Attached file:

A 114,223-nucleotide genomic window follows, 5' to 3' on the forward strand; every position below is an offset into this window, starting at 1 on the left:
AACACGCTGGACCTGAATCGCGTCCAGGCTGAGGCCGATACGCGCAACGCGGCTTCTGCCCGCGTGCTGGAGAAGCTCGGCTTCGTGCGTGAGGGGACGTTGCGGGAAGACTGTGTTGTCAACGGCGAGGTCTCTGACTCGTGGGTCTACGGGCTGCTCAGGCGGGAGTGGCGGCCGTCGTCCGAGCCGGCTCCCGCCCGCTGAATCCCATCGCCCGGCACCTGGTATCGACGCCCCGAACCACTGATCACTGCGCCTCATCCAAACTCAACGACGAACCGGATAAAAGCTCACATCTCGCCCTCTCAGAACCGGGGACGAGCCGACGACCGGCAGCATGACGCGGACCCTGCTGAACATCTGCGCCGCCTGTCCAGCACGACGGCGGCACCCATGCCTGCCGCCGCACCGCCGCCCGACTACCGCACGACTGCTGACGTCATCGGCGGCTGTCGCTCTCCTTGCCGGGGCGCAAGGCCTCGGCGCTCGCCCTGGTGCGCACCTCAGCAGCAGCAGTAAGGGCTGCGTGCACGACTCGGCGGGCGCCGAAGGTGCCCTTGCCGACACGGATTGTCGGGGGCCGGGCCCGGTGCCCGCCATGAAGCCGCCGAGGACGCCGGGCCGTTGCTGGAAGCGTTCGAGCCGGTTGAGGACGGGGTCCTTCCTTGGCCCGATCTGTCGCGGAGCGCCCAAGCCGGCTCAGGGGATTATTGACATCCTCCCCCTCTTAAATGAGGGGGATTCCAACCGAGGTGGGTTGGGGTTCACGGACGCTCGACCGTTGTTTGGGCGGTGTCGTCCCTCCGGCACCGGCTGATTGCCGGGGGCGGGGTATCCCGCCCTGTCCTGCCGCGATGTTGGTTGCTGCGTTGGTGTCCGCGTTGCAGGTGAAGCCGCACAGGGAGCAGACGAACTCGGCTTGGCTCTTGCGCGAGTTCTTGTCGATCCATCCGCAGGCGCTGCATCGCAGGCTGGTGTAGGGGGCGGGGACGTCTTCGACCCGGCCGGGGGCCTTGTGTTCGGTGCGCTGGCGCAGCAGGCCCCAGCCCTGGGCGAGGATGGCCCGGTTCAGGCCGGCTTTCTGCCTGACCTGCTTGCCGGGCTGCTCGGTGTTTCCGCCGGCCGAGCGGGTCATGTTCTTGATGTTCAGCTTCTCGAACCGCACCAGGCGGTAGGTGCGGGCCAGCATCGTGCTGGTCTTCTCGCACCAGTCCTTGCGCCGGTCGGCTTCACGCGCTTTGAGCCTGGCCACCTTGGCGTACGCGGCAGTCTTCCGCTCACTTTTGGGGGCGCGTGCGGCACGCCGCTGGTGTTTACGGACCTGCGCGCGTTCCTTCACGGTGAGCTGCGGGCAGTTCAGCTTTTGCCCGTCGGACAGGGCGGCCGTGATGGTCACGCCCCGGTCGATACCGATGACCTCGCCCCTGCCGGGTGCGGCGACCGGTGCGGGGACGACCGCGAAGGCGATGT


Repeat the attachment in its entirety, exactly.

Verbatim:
A 114,223-nucleotide genomic window follows, 5' to 3' on the forward strand; every position below is an offset into this window, starting at 1 on the left:
AACACGCTGGACCTGAATCGCGTCCAGGCTGAGGCCGATACGCGCAACGCGGCTTCTGCCCGCGTGCTGGAGAAGCTCGGCTTCGTGCGTGAGGGGACGTTGCGGGAAGACTGTGTTGTCAACGGCGAGGTCTCTGACTCGTGGGTCTACGGGCTGCTCAGGCGGGAGTGGCGGCCGTCGTCCGAGCCGGCTCCCGCCCGCTGAATCCCATCGCCCGGCACCTGGTATCGACGCCCCGAACCACTGATCACTGCGCCTCATCCAAACTCAACGACGAACCGGATAAAAGCTCACATCTCGCCCTCTCAGAACCGGGGACGAGCCGACGACCGGCAGCATGACGCGGACCCTGCTGAACATCTGCGCCGCCTGTCCAGCACGACGGCGGCACCCATGCCTGCCGCCGCACCGCCGCCCGACTACCGCACGACTGCTGACGTCATCGGCGGCTGTCGCTCTCCTTGCCGGGGCGCAAGGCCTCGGCGCTCGCCCTGGTGCGCACCTCAGCAGCAGCAGTAAGGGCTGCGTGCACGACTCGGCGGGCGCCGAAGGTGCCCTTGCCGACACGGATTGTCGGGGGCCGGGCCCGGTGCCCGCCATGAAGCCGCCGAGGACGCCGGGCCGTTGCTGGAAGCGTTCGAGCCGGTTGAGGACGGGGTCCTTCCTTGGCCCGATCTGTCGCGGAGCGCCCAAGCCGGCTCAGGGGATTATTGACATCCTCCCCCTCTTAAATGAGGGGGATTCCAACCGAGGTGGGTTGGGGTTCACGGACGCTCGACCGTTGTTTGGGCGGTGTCGTCCCTCCGGCACCGGCTGATTGCCGGGGGCGGGGTATCCCGCCCTGTCCTGCCGCGATGTTGGTTGCTGCGTTGGTGTCCGCGTTGCAGGTGAAGCCGCACAGGGAGCAGACGAACTCGGCTTGGCTCTTGCGCGAGTTCTTGTCGATCCATCCGCAGGCGCTGCATCGCAGGCTGGTGTAGGGGGCGGGGACGTCTTCGACCCGGCCGGGGGCCTTGTGTTCGGTGCGCTGGCGCAGCAGGCCCCAGCCCTGGGCGAGGATGGCCCGGTTCAGGCCGGCTTTCTGCCTGACCTGCTTGCCGGGCTGCTCGGTGTTTCCGCCGGCCGAGCGGGTCATGTTCTTGATGTTCAGCTTCTCGAACCGCACCAGGCGGTAGGTGCGGGCCAGCATCGTGCTGGTCTTCTCGCACCAGTCCTTGCGCCGGTCGGCTTCACGCGCTTTGAGCCTGGCCACCTTGGCGTACGCGGCAGTCTTCCGCTCACTTTTGGGGGCGCGTGCGGCACGCCGCTGGTGTTTACGGACCTGCGCGCGTTCCTTCACGGTGAGCTGCGGGCAGTTCAGCTTTTGCCCGTCGGACAGGGCGGCCGTGATGGTCACGCCCCGGTCGATACCGATGACCTCGCCCCTGCCGGGTGCGGCGACCGGTGCGGGGACGACCGCGAAGGCGATGT